The art of improvisation in theater—a kind of jujitsu of the imagination—shapes Samuel Wells’s fresh, engaging approach to Christian ethics. Like actors doing improvisation who must develop trust in one another in order to perform unscripted drama, Christians must develop trust in self, church and God so that they “may faithfully encounter the unknown of the future without fear.”

Discipleship is not simply the performance of a script. Christians do not simply act out scripture or try to repeat a golden era of the past. Instead they improvise—“the only term that adequately describes the desire to cherish a tradition without being locked in the past.”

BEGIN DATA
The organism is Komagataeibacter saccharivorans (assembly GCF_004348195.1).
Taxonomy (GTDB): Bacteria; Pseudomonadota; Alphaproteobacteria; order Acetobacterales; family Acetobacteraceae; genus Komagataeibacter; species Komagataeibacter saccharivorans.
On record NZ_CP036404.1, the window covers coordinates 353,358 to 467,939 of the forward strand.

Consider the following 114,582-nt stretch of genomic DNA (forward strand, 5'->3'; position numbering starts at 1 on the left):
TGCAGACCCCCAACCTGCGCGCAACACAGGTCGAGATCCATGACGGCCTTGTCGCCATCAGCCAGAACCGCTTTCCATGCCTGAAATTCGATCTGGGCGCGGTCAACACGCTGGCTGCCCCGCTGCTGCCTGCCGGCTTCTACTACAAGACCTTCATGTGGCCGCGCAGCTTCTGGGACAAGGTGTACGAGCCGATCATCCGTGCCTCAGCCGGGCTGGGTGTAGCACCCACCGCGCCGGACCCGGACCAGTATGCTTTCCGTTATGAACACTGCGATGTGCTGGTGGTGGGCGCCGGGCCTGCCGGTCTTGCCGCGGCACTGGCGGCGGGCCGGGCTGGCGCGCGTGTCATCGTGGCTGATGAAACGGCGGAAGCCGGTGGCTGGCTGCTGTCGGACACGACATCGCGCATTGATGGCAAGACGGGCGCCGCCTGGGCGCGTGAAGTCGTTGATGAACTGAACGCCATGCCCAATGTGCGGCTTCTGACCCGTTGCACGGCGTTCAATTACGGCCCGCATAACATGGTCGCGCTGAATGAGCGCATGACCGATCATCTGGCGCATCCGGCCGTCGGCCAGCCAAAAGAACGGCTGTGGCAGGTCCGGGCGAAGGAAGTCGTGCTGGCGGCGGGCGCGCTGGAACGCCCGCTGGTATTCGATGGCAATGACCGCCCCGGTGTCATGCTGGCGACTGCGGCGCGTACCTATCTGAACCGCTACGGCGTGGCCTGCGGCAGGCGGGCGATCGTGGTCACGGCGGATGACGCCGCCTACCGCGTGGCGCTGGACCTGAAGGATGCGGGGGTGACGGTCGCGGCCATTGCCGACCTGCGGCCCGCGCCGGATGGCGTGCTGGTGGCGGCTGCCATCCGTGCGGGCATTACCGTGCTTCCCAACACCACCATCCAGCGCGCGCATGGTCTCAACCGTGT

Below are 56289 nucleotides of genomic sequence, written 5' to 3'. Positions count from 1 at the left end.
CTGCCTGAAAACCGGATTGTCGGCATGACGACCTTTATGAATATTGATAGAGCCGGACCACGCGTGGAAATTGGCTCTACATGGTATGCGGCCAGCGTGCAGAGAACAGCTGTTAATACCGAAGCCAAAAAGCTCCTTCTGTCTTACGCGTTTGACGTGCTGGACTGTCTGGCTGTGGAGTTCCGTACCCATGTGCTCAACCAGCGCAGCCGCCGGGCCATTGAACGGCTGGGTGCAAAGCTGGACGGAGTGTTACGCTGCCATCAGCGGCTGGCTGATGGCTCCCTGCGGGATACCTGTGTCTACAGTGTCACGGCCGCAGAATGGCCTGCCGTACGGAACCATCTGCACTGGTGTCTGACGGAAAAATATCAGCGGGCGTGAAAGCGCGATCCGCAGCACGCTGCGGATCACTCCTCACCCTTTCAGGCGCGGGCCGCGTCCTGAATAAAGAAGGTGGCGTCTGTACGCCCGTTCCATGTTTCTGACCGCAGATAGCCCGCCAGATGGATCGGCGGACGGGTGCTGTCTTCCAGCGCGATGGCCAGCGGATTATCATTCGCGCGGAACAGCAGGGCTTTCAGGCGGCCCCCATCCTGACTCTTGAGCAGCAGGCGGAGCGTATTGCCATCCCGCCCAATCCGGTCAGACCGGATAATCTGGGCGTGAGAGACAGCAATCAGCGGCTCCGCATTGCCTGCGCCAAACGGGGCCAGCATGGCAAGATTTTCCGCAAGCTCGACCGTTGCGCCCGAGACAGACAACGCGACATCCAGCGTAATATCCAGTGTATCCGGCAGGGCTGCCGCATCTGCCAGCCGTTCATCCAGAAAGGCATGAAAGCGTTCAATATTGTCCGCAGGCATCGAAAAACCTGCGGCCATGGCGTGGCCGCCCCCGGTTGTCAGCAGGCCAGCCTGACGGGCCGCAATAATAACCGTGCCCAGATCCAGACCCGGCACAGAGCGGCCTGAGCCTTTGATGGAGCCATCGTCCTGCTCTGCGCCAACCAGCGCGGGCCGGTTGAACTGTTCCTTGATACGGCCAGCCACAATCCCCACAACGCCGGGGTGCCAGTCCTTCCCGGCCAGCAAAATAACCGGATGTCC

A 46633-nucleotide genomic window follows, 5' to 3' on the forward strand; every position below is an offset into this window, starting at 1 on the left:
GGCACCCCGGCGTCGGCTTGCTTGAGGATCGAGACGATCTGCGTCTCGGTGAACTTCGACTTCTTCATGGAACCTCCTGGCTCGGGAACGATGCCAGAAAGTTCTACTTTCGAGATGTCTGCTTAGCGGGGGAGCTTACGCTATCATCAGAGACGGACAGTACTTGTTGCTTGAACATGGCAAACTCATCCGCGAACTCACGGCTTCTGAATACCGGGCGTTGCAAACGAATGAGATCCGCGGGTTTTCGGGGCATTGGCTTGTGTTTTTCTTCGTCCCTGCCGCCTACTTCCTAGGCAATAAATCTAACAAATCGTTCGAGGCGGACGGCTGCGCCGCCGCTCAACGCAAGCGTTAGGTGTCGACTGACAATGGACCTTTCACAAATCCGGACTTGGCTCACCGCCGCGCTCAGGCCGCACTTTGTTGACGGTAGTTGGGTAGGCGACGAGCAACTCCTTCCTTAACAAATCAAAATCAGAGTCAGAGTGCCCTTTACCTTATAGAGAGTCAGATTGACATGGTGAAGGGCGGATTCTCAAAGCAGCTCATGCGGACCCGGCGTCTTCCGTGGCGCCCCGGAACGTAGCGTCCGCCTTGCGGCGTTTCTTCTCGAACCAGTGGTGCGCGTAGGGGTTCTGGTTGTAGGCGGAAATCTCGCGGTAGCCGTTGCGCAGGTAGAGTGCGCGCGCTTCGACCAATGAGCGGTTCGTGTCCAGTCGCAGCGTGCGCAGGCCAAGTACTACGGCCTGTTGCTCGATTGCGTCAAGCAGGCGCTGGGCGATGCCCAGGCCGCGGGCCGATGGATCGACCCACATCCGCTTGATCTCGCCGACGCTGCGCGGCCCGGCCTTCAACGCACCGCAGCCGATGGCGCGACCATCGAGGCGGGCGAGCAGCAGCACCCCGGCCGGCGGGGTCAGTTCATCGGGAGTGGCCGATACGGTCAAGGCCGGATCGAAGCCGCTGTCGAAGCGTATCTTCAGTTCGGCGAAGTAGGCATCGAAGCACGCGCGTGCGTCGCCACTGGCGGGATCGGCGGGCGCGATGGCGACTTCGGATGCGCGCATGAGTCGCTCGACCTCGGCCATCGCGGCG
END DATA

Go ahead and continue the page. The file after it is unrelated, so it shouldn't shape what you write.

Wells, an Anglican priest who has written a book about Stanley Hauerwas, keeps character, drama, imagination, worship, nonviolence and care for the marginalized at the center of ethical improvisation.


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